Tuesday, November 23, 2010


While grating Parmigiano the other night while setting up the mise en place for risotto, it hit me what a great invention the whole block of cheese was. I mean, it had to be invented in my lifetime, for until I escaped from home went to college I would have bet my life that parmesan only came in green cardboard cylinders. Which is one way to say, my god, I've lived through a food revolution, haven't I? Growing up I thought my mom was a killer cook, but it wasn't till I started cooking myself that it hit me she killed more than she cooked, too often--just ask any vegetable that tended to be served as if she were feeding a family of hockey players who couldn't afford dentures. And I won't even get into Slovak food, which answers the culinary question, how many carbohydrates can you fit in one dish?

But my mom did do Italian passably well, making meatballs and sauce from scratch, even. So it's telling when things needed to get cheesy, out came the Kraft's, so much like cheese it doesn't need refrigeration. I love the photo above and its claim "the original flavor enhancer," which is vague enough to mean nothing, beyond a possible lawsuit from Accent, which I also remember in our 1970s spice cabinet. At least our kitchen appliances weren't avocado green.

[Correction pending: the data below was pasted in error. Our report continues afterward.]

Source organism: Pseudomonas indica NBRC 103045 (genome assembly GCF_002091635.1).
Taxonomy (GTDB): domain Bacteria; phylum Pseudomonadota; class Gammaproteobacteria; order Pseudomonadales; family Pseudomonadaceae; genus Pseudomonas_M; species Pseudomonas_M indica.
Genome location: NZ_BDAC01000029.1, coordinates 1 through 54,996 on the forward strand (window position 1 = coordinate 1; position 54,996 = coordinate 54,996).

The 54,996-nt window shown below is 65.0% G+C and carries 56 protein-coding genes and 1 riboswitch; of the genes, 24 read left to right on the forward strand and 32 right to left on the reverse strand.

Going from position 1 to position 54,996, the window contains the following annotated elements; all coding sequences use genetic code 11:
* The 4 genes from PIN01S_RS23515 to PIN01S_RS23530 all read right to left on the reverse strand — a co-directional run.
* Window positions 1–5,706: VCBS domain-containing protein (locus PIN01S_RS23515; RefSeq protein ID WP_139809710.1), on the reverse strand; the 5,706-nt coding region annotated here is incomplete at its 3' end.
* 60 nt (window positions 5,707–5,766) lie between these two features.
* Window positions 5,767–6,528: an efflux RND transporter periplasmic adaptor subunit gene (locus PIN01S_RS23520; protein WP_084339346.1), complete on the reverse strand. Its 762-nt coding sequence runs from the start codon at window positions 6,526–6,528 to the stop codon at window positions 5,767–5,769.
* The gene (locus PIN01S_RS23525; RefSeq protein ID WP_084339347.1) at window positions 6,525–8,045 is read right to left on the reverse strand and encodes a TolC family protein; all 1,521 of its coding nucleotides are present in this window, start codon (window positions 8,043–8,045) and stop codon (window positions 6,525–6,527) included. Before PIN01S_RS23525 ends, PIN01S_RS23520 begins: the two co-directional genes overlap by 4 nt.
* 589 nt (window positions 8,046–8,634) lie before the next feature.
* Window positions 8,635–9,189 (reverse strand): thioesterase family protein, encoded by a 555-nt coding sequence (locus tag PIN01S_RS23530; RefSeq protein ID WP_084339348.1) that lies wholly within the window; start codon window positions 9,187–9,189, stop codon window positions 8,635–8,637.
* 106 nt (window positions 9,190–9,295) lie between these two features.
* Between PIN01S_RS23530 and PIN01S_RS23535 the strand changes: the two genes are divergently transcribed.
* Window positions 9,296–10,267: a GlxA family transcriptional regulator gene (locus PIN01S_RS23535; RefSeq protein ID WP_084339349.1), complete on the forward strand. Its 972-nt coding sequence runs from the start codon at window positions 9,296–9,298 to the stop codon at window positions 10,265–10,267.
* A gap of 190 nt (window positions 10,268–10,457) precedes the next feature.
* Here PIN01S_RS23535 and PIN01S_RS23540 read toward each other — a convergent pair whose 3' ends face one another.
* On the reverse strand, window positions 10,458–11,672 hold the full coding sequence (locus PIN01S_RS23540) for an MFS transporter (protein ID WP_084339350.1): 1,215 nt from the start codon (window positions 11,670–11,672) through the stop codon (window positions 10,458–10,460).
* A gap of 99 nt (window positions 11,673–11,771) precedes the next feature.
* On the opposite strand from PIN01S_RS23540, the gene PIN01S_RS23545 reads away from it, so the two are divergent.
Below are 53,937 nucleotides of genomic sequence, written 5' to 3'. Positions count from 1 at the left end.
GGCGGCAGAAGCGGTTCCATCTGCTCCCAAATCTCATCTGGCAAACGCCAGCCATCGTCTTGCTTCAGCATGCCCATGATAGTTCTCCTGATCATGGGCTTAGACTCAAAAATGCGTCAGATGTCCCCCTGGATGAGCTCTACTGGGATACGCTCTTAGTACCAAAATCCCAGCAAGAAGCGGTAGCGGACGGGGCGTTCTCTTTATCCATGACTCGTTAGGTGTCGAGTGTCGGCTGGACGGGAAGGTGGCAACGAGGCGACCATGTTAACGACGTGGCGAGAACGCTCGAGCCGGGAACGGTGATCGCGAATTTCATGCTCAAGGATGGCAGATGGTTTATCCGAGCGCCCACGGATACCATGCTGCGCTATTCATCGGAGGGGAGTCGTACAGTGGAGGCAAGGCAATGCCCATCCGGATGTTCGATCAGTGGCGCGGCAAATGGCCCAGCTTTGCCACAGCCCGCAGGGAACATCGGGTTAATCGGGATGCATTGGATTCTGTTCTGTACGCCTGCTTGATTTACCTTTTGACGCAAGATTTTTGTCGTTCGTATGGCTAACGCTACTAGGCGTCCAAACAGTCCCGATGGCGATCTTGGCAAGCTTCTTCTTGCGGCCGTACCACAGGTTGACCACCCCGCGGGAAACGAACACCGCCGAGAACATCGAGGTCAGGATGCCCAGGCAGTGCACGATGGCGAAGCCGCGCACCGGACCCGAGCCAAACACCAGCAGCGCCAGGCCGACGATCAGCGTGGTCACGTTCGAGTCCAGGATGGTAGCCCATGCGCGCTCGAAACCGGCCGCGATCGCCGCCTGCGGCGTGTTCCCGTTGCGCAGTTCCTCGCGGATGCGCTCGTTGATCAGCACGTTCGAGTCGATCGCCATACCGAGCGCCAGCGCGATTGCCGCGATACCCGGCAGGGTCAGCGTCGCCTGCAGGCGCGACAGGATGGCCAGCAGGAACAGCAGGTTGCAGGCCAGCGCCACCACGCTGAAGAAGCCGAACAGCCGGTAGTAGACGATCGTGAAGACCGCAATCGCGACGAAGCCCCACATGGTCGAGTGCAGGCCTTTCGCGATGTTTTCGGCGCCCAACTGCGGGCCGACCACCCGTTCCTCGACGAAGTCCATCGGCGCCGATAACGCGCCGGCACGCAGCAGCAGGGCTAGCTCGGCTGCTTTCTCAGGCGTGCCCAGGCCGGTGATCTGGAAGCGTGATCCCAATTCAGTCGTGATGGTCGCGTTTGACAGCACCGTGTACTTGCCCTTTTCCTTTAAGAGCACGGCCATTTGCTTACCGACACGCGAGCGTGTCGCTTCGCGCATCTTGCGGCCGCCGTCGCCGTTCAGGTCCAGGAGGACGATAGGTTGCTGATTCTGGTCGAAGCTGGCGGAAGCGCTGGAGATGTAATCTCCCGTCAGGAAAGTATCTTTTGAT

So we certainly took cheese for granted, or for grated, as the case may be. Now I'm too sophisticated for that, of course, doing my cheese shopping at a proper cheese shop and brandishing my MicroPlaner with abandon at the slightest need for cheese (or zest--what handy tools). The work seems to make the food even better, somehow, or that's what I hope to think. I'm sure it's nothing about the distance I hope to make with even the smallest of choices, my childhood and its expiration date cabineted-away, hidden, I can only hope, by my way with words like Parmigiano, mise en place, risotto.

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